35 min

This Trend Accelerated The Financial Crisis for Higher Education and Athletics Trustees and Presidents- Opportunities and Challenges In Intercollegiate Athletics

    • News Commentary

There has been a narrative for quite sometime about campus building and amenities—you know, lazy rivers, climbing walls, fancy cafeterias…the whole 9 yards. I could talk a lot about the amenities boom on the athletics side of campus—the Athlete Villages and gated communities built just for revenue producing athletes. But, this podcast goes deeper than that.

My guest today is Karin Fischer, senior writer for the Chronicle of Higher Education. Along with Lindsay Ellis, she wrote a fascinating article called The Heavy Cost of an Empty Campus. They dove into the fast changing state funding landscape in places like Kansas and Oregon, and how higher education leaders chose to react. From a 2021 vantage point, it looks like the financial model based on the presence of students on-campus full-time is flailing and failing.

And Kansas' attempts to remain relevant to students who want to attend a campus with a big time athletics program fell flat in March when Head Football Coach Les Miles and Athletics Director Jeff Long both left town with multi-million dollar payouts. 

Debt service, debt, fewer full pay students on campus, and an athletics department in free-fall. Is student consumerism the answer?

They wrote: "Administrators also hoped a sweeping campus renovation, including a state-of-the-art science building, modern student apartments, and a new student union, would boost the university’s appeal. The two efforts, in fact, were mutually dependent — college officials were counting on international students to help fund the Central District, as the multimillion-dollar construction project was known. They would borrow to erect the buildings and use foreign-student revenues to pay their creditors.”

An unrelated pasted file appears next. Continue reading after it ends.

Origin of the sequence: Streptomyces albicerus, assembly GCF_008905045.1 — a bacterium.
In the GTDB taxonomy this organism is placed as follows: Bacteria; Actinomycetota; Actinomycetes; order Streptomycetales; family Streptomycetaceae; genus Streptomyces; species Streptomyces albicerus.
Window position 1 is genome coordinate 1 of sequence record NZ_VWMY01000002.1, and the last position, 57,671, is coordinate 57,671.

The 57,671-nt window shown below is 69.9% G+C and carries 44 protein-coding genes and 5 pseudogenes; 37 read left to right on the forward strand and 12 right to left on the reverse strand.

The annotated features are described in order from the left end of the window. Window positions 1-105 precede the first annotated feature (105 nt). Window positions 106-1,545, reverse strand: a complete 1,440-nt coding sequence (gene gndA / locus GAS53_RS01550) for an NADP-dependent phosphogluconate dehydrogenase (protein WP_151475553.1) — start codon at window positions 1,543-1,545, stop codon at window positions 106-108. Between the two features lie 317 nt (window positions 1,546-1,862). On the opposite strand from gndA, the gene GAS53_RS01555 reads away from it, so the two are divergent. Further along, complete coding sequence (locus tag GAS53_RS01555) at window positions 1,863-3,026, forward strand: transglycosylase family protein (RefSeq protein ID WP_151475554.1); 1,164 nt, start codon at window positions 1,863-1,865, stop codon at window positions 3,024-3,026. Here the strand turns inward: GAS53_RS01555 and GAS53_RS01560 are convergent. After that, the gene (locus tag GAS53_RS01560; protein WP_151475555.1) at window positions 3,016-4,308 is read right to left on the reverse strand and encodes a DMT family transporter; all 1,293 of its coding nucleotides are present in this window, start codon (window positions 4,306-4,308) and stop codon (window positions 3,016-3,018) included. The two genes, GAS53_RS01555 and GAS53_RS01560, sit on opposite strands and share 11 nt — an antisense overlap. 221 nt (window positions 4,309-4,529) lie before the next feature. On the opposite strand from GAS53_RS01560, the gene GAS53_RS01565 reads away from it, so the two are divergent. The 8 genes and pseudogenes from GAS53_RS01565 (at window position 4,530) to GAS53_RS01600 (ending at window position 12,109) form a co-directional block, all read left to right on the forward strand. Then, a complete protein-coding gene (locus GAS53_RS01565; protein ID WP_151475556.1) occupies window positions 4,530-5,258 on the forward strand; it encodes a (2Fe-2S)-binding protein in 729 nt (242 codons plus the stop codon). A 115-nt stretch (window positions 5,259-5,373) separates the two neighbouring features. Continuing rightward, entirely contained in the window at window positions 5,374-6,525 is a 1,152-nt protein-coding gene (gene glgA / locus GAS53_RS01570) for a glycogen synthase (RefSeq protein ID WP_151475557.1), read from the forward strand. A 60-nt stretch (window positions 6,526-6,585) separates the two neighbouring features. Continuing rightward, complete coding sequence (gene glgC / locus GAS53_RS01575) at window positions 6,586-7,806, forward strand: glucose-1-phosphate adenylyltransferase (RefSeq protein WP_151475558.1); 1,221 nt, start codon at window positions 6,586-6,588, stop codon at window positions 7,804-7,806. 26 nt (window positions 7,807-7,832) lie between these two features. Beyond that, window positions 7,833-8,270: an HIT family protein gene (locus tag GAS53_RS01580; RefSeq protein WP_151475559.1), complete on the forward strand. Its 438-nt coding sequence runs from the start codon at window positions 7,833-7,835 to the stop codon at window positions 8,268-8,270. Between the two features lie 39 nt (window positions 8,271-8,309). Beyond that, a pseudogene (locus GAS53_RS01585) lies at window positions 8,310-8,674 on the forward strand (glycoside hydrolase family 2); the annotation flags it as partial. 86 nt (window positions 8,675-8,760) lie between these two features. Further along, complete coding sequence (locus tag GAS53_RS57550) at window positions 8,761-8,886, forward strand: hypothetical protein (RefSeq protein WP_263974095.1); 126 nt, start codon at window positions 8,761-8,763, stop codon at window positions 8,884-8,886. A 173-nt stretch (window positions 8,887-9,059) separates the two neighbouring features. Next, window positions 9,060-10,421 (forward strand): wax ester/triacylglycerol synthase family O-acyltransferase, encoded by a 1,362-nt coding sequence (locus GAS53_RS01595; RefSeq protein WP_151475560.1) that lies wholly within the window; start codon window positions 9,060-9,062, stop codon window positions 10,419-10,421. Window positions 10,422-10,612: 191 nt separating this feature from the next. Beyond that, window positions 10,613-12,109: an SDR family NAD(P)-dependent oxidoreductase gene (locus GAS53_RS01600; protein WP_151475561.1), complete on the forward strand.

Then the pandemic hit, and combined with the Trump administration’s emphasis on limiting immigration, the number of international students attending top universities has dropped precipitously as well. Student revenue — revenue frequently tied to students’ physical presence on campus — keeps the lights on. Enter P3 Consumerism--Public Private Partnerships.


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Send in a voice message: https://anchor.fm/karen-weaver/message

There has been a narrative for quite sometime about campus building and amenities—you know, lazy rivers, climbing walls, fancy cafeterias…the whole 9 yards. I could talk a lot about the amenities boom on the athletics side of campus—the Athlete Villages and gated communities built just for revenue producing athletes. But, this podcast goes deeper than that.

My guest today is Karin Fischer, senior writer for the Chronicle of Higher Education. Along with Lindsay Ellis, she wrote a fascinating article called The Heavy Cost of an Empty Campus. They dove into the fast changing state funding landscape in places like Kansas and Oregon, and how higher education leaders chose to react. From a 2021 vantage point, it looks like the financial model based on the presence of students on-campus full-time is flailing and failing.

And Kansas' attempts to remain relevant to students who want to attend a campus with a big time athletics program fell flat in March when Head Football Coach Les Miles and Athletics Director Jeff Long both left town with multi-million dollar payouts. 

Debt service, debt, fewer full pay students on campus, and an athletics department in free-fall. Is student consumerism the answer?

They wrote: "Administrators also hoped a sweeping campus renovation, including a state-of-the-art science building, modern student apartments, and a new student union, would boost the university’s appeal. The two efforts, in fact, were mutually dependent — college officials were counting on international students to help fund the Central District, as the multimillion-dollar construction project was known. They would borrow to erect the buildings and use foreign-student revenues to pay their creditors.”

Then the pandemic hit, and combined with the Trump administration’s emphasis on limiting immigration, the number of international students attending top universities has dropped precipitously as well. Student revenue — revenue frequently tied to students’ physical presence on campus — keeps the lights on. Enter P3 Consumerism--Public Private Partnerships.


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Send in a voice message: https://anchor.fm/karen-weaver/message

35 min